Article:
Pasco Dairy Workers Take Labor Case – And A Motor Coach – To Seattle For Hunger Demonstration

Miguel Cuevas was on the bus in Pasco early Thursday, Sept. 20, heading to Seattle for a five-day hunger demonstration with his fellow "Darigold Dozen." CREDIT: ESMY JIMENEZ/NWPB
Miguel Cuevas was on the bus in Pasco early Thursday, Sept. 20, heading to Seattle for a five-day hunger demonstration with his fellow "Darigold Dozen." CREDIT: ESMY JIMENEZ/NWPB

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It’s Thursday, 4:30 a.m. in Pasco. It’s dark except for the fluorescent lights from the Fiesta Foods store nearby.

Dairy workers and members of the United Farm Workers union are boarding a coach bus on their way to Seattle. It’s all for the start of a five-day fast to bring awareness to their Darigold Dozen campaign.

A coach bus idles, waiting for workers to hop on. It’s early, but for Miguel Cuevas, today is a big day in a campaign that’s almost 10 years in the making.

Cuevas is 67 and from Mexico. He worked at Ruby Ridge in Pasco for about three years feeding cows. He doesn’t work in agriculture anymore because his sight is starting to fail due to complications of diabetes.

“Trabaje casi tres años, yo soy parte de los 12 trabajadores que están ahí.”

He says in Spanish that he’s one of the 12 workers on a legal case that started in 2009.

Cuevas and other dairy workers claim they often worked more hours than they were paid at Ruby Ridge.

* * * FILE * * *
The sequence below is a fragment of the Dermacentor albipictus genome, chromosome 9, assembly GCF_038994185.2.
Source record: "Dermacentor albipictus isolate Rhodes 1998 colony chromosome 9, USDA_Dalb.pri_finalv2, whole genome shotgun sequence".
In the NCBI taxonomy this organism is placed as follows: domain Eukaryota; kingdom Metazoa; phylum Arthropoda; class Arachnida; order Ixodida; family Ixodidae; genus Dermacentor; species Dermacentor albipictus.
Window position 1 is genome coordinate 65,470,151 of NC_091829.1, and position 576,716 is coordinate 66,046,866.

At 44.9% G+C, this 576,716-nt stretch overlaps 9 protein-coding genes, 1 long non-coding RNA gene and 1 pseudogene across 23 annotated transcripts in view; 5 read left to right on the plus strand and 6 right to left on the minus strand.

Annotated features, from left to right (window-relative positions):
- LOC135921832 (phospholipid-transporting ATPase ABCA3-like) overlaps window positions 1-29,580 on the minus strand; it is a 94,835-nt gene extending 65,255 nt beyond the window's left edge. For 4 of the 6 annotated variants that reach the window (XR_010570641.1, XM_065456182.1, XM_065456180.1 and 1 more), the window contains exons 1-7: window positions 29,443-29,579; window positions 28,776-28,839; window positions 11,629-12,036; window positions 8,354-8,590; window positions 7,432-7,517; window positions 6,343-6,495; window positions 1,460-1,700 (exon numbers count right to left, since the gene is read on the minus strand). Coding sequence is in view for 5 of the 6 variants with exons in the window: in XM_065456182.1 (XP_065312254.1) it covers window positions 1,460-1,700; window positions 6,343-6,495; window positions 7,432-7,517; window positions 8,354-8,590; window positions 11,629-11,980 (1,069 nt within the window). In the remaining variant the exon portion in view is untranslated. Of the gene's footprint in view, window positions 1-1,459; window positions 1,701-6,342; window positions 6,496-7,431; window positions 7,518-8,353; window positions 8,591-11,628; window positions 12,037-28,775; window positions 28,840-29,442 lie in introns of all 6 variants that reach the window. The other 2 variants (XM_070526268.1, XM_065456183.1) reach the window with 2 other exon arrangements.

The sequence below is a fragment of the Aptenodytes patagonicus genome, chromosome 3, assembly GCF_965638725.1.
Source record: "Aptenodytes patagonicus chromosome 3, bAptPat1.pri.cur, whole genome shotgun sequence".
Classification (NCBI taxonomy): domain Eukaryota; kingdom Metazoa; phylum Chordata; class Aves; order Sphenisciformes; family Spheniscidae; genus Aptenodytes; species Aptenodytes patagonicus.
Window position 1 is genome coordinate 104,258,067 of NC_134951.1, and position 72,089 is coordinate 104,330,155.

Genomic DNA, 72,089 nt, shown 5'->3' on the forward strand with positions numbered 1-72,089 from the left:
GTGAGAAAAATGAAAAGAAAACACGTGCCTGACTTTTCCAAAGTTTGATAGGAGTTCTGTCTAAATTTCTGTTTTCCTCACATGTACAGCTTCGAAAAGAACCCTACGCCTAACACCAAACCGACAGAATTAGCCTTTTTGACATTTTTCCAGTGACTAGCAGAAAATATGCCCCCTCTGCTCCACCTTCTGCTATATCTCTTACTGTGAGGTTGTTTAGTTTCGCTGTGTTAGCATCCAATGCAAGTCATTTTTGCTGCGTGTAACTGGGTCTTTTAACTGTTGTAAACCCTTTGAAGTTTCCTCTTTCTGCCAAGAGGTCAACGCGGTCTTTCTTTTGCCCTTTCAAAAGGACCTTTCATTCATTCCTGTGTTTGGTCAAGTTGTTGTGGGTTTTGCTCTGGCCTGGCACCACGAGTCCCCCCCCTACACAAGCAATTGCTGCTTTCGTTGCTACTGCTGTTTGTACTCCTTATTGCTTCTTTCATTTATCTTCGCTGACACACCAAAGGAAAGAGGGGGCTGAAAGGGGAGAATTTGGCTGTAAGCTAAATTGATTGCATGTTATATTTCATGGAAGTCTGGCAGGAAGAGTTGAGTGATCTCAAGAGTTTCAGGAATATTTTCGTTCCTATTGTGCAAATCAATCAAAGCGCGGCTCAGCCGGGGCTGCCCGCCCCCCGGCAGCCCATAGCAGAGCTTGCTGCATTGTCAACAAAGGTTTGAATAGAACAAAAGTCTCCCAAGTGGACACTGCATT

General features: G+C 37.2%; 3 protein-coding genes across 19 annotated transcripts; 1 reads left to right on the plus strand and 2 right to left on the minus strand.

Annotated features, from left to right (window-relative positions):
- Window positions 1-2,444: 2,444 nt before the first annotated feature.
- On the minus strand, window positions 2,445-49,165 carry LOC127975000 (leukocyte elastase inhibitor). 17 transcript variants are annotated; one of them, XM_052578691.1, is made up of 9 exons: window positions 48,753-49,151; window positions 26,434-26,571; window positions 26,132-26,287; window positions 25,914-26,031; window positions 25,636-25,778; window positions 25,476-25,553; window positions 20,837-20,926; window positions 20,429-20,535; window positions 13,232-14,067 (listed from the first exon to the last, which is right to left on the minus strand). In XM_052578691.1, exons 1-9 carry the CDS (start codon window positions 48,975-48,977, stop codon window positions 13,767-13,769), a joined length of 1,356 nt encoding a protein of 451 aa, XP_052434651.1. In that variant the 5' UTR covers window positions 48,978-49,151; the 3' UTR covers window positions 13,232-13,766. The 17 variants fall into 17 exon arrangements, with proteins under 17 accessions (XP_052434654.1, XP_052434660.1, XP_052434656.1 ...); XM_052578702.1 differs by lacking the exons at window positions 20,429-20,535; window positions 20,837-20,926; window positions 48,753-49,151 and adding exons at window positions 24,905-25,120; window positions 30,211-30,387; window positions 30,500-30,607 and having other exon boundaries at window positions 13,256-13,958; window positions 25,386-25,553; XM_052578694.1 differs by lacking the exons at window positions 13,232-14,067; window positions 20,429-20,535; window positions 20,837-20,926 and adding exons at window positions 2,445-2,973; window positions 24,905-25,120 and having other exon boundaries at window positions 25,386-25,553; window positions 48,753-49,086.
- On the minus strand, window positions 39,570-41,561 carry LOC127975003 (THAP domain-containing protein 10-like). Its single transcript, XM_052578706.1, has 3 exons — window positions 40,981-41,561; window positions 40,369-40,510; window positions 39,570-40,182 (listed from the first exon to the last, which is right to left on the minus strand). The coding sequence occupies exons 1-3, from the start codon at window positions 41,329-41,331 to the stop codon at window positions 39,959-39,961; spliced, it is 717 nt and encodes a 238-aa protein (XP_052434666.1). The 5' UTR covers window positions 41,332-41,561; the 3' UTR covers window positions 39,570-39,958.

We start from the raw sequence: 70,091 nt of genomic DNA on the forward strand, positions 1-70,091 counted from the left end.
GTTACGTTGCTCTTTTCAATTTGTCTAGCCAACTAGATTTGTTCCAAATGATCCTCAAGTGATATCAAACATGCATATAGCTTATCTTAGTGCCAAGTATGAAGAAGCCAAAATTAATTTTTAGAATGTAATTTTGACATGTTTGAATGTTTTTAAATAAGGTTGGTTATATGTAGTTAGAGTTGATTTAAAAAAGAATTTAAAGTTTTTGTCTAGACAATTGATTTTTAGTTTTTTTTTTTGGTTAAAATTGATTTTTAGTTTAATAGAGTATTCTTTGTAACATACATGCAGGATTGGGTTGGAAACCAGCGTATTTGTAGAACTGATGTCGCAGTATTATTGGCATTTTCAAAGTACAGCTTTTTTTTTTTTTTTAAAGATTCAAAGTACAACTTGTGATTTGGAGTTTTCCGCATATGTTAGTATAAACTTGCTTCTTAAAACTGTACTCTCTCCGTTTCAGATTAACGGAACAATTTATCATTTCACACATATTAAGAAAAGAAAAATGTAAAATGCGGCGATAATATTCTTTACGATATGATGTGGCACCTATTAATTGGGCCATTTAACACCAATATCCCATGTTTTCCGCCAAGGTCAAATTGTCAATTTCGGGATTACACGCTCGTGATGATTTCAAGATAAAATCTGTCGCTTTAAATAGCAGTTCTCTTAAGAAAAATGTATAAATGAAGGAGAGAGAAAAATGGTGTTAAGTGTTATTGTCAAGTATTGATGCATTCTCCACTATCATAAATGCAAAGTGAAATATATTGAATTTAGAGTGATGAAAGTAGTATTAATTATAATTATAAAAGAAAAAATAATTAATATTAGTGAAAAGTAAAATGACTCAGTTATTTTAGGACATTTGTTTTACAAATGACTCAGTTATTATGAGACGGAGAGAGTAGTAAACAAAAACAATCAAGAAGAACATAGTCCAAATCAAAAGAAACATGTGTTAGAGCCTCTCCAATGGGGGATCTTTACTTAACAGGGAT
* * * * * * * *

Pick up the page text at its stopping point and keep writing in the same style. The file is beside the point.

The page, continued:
“Le decíamos que nos faltaban horas, y su contesta era por que no buscábamos otro trabajo.”

“We would tell [the dairy owner] we were missing hours and she would reply ‘Why don’t you look for another job?’” Cuevas said.

The group also alleges they didn’t get meal and rest breaks.

Dick and Ruby Bengen, the owners of the dairy, claim otherwise. The Bengens in turn filed a countersuit against the United Farm Workers for defamation.

This month, a Franklin County judge found Ruby Ridge failed to provide those mandated meal and rest breaks for seven of the 12 workers in the suit, though Miguel Cuevas was not part of that group of seven.

Lawyer Daniel Barnhart disagrees with the claims being made by the workers and UFW. He represents Ruby Ridge and its owners.

“[Ruby Ridge] followed the law concerning rest breaks,” Barnhart said.

“The court apparently created a new [rest break] standard in 2018 and applied it retroactively,” he said. “It’s as if your city lowered the speed limit on your street from 25 to 20 miles per hour and then gave you retroactive speeding tickets.”     

Barnhart says the meal and rest breaks are only one part of this complicated case. Ruby Ridge plans to file for reconsideration and a possible appeal.

As for the workers on the bus, they’re now in Seattle where they’re doing a five-day fast in front of the Darigold headquarters.

(To clarify, Darigold is not a party named in this case. Ruby Ridge is a member of the Northwest Dairy Association. It’s a co-op network that owns nearly 500 dairies in five states. Darigold is a subsidiary of the dairy association, and Ruby Ridge marketed its milk through the co-op.)

The case is scheduled for another court hearing next month.

Copyright 2018 Northwest Public Broadcasting

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